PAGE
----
The Ambitious German Who May Lead Europe
Gerhard Schrder may win Sept. 27 election. He's likable, but what does he stand for?
Wherever you turn in this town for an assessment of Gerhard Schrder, the man most likely to be Germany's next chancellor, you hear the same anecdote from his past.
Young Mr. Schrder, it is said, was walking past the entrance to the chancellor's office late one night after a party. Shaking the iron gates, he roared his ambition into the night: "I want in here."
Some say that has been Schrder's guiding political credo since he entered politics. "He is certainly the most ambitious politician the Social Democrats have had for generations," says Prof. Dietmar Herz of Bonn University.
What exactly Schrder stands for is hard to tell, as he chases victory in the Sept. 27 elections by being all things to all people. But if he defeats Chancellor Helmut Kohl, he will cap a year-long roll for socialists in Europe that has already put center-left leaders at the helm in Britain, France, and Italy.
Schrder's ambitions have carried him far. Born in 1944, a few days before his father was killed on the Eastern Front in World War II, he was raised by his widowed mother, who worked as a cleaning lady. He left school at 15 to find a job.
He took evening classes to get into college, and it was this struggle to get started in life, his associates say, that gave him a strong belief in the need for equal opportunity and propelled him into left-wing politics.
Schrder began his political career in the youth wing of the Social Democratic Party (SPD), where like many others of his generation in Europe he was a mainstream Marxist and demonstrated against the installation of United States nuclear missiles in what was then West Germany.
By 1990 he had won election as minister-president of the state of Lower Saxony, thus achieving national prominence. But it has been his popularity with the general public, rather than his status within his party, that has driven him up. Indeed, says Dr. Herz, "Schrder has built his profile by distancing himself from the party," which has not endeared him to SPD officialdom.
But when he won reelection in Lower Saxony convincingly last March, party leader Oskar Lafontaine - who would normally have been the SPD candidate for chancellor - made way for a proven winner.
Schrder has made himself popular in a modern mode that is familiar on both sides of the Atlantic: He is personable and telegenic, and projects a dynamic air that goes down well in a Germany tired of 16 years of rule by Helmut Kohl and his conservative Christian Democrats. The opposition candidate's complicated personal life - he recently married for the fourth time - has not impinged seriously on the campaign.
If Mr. Lafontaine is a traditional socialist, Schrder has cultivated a more modern image. He has gone out of his way to make friends in the business community. This is heresy to many on the left of a party whose backbone is the trade-union movement and has earned him the sobriquet "the bosses' comrade" among his critics.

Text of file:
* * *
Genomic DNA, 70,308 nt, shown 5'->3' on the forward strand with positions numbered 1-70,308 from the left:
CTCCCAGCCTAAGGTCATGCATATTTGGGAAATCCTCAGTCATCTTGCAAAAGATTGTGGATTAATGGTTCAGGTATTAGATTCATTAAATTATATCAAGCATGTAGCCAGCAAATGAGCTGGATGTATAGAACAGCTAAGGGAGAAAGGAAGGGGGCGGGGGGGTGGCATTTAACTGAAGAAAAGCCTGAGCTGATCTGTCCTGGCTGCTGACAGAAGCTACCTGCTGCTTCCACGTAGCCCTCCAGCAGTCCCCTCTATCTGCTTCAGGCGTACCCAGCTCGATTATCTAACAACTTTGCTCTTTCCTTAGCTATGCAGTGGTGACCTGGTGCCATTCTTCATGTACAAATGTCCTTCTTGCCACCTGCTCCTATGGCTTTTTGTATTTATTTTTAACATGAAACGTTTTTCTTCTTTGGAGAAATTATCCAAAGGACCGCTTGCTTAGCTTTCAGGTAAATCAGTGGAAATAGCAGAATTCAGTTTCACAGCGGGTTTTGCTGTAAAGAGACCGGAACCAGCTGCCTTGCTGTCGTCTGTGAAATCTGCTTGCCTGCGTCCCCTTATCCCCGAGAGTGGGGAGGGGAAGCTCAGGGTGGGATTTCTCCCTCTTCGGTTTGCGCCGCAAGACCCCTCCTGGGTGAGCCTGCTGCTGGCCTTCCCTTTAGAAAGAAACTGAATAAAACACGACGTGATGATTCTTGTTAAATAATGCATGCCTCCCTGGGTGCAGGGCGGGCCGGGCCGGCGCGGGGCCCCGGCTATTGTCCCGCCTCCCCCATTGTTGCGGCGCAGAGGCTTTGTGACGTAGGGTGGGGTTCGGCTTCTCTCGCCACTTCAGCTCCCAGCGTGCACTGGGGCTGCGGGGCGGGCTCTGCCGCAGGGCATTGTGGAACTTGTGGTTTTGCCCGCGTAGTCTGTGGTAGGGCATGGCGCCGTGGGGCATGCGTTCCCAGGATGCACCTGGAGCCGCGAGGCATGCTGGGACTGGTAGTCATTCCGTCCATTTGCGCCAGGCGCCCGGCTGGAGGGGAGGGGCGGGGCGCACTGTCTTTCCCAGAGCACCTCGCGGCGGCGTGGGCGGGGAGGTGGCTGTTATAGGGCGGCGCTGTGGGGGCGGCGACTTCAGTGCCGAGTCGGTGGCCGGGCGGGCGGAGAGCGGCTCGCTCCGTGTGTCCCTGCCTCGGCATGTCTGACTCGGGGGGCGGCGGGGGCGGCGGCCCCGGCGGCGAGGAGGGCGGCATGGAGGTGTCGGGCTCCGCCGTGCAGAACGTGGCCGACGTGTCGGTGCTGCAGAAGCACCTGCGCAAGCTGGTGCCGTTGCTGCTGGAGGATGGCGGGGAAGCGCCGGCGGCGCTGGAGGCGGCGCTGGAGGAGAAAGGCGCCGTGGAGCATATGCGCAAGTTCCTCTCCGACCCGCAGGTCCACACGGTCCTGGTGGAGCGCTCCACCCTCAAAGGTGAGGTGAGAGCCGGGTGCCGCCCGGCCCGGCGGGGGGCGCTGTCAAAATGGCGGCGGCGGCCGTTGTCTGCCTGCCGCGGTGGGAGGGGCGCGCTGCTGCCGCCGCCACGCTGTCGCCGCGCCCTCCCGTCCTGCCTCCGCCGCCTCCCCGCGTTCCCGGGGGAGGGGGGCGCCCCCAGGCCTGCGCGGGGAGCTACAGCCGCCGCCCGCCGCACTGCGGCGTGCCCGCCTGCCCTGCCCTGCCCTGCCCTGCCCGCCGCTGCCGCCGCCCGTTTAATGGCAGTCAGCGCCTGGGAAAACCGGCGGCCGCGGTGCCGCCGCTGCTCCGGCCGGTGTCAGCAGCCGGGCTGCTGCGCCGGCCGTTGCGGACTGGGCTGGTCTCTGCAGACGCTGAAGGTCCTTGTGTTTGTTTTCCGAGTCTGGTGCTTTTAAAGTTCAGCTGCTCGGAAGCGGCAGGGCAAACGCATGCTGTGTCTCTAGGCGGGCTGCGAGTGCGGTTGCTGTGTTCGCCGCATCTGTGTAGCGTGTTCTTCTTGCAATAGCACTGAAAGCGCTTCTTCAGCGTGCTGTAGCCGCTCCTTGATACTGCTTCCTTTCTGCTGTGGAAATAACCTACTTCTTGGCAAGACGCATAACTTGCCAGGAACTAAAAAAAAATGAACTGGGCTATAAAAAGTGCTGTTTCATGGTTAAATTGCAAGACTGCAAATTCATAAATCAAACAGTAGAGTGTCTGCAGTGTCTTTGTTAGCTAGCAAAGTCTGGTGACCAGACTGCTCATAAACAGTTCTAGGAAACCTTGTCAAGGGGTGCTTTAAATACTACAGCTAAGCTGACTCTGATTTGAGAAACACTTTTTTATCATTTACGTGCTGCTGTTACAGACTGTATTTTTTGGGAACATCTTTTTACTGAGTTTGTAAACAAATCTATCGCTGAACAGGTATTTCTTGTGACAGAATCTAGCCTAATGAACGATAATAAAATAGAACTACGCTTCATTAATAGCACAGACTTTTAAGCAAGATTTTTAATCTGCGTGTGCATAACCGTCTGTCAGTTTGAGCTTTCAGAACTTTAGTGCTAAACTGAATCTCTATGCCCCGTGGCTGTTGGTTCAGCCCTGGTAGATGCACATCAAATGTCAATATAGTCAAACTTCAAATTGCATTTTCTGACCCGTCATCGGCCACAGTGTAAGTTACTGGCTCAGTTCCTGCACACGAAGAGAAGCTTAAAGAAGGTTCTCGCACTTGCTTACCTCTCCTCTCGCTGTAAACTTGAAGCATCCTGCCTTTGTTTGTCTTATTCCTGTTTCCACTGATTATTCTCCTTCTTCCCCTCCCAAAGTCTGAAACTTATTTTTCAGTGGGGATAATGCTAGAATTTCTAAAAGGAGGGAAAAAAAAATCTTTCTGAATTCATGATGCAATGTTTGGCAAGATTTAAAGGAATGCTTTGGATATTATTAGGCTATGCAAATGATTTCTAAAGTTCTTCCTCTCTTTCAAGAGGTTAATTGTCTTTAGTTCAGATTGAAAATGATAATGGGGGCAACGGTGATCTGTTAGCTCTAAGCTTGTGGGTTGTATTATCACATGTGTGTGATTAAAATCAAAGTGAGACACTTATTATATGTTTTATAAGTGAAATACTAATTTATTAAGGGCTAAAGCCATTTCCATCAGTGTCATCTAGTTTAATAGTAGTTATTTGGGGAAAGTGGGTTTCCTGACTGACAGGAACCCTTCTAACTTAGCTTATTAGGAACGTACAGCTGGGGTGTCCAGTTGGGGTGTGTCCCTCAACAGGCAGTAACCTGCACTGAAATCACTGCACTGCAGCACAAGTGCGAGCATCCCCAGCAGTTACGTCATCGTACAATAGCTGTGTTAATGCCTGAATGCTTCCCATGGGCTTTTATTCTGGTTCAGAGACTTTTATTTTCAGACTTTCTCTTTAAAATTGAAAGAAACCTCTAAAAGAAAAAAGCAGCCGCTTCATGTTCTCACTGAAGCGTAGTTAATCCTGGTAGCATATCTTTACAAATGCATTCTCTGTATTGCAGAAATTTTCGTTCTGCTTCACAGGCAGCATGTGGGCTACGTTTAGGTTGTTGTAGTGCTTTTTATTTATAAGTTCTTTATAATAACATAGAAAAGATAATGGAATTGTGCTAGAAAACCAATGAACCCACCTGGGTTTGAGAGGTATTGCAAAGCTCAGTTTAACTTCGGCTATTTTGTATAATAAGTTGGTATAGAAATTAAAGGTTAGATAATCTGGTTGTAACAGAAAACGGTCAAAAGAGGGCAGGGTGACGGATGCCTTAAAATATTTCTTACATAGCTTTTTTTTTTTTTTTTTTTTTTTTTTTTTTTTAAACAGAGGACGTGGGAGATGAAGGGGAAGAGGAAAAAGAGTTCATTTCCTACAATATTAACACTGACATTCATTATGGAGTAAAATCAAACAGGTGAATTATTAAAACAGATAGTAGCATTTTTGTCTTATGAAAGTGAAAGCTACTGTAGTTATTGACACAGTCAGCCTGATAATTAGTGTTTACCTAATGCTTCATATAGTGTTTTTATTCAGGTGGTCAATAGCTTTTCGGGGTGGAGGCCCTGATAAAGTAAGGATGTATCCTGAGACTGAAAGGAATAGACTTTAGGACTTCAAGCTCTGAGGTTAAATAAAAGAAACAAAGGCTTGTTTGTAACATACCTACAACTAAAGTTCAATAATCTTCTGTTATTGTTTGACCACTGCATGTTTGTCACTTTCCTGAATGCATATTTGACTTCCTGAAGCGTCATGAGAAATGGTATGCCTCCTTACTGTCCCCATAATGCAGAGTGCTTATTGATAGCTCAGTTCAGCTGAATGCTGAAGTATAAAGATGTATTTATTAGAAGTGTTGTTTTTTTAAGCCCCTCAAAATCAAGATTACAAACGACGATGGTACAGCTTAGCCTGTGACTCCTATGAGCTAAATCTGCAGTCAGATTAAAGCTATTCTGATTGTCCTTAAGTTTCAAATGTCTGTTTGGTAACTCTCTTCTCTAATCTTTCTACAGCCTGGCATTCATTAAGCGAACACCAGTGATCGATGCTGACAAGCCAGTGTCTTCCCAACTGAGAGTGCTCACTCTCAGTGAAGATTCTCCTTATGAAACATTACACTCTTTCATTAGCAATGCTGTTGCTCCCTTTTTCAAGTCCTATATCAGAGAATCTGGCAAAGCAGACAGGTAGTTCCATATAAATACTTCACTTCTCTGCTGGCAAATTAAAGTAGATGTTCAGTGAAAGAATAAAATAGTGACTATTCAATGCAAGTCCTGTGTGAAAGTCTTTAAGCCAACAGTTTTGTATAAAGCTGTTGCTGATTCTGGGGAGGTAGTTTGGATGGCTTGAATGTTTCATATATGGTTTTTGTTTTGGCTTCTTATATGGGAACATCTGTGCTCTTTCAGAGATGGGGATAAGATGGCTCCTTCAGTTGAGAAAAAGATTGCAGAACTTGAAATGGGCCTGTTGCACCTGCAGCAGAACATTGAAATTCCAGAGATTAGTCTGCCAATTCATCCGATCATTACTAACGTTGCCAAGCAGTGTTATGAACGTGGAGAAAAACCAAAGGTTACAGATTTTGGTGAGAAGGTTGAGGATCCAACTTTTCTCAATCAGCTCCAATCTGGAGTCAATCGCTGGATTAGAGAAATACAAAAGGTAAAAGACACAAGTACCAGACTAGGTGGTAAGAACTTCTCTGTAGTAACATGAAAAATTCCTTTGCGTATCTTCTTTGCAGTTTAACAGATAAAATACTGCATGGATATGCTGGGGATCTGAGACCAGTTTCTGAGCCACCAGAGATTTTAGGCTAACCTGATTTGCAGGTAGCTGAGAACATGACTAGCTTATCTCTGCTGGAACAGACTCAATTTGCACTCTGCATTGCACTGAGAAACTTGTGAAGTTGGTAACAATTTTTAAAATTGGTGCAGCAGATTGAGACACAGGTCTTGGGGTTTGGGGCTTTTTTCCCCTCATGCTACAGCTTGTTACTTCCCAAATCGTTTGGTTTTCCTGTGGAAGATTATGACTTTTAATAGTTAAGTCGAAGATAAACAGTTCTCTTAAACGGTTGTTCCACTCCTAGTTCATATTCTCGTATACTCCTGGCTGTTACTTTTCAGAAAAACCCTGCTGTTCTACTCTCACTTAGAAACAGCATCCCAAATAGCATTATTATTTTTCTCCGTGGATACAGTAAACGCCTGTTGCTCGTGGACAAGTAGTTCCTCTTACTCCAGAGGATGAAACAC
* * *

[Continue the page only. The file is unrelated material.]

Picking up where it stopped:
Schrder is unconcerned, painting himself into a global canvas of newly retooled center-left leaders around the world. His campaign program, appealing to a "new center," echoes many of the themes struck by the "new Democrats" in America, and "New Labour" under Prime Minister Tony Blair in Britain.
It is this readiness to take a fresh approach that most distinguishes him from Chancellor Kohl in the public's mind, says Reinhard Schlinkert, head of the Dimap polling organization. In a recent poll, 78 percent of respondents saw Schrder as "ready to try new ways," while only 9 percent said the same of Kohl.
The emphasis Schrder puts on pragmatism, on practical solutions rather than ideological recipes, has translated into what Mr. Schlinkert calls "a substance-free, mood-oriented campaign" the likes of which Germany has never seen.
SPD television spots show ordinary citizens in good spirits and end with the slogan "We are ready," in a campaign reminiscent of Ronald Reagan's "It's Summer in America" campaign for reelection in 1984. Schrder's team has also borrowed from Bill Clinton's strategy in 1996, using the American consultants who designed Clinton's "rapid response" approach to criticism.
There is also more than a hint of Clintonism in Schrder's conscious effort to appeal across traditional party lines to the political mainstream. This is especially important in a prosperous and conservative country where "people think of what they have to lose," says Jochen Siemens, editor of the left-leaning daily Frankfurter Rundschau.
"When 75 percent of the electorate says that personally they are happy with their lives, it's just that they can't stand Helmut Kohl's face anymore, it means they don't expect a new face to make radical changes," editor Siemens says.
Hence the SPD's new slogan, on a poster outside its campaign headquarters in Bonn: "We won't change everything - we'll just do things better."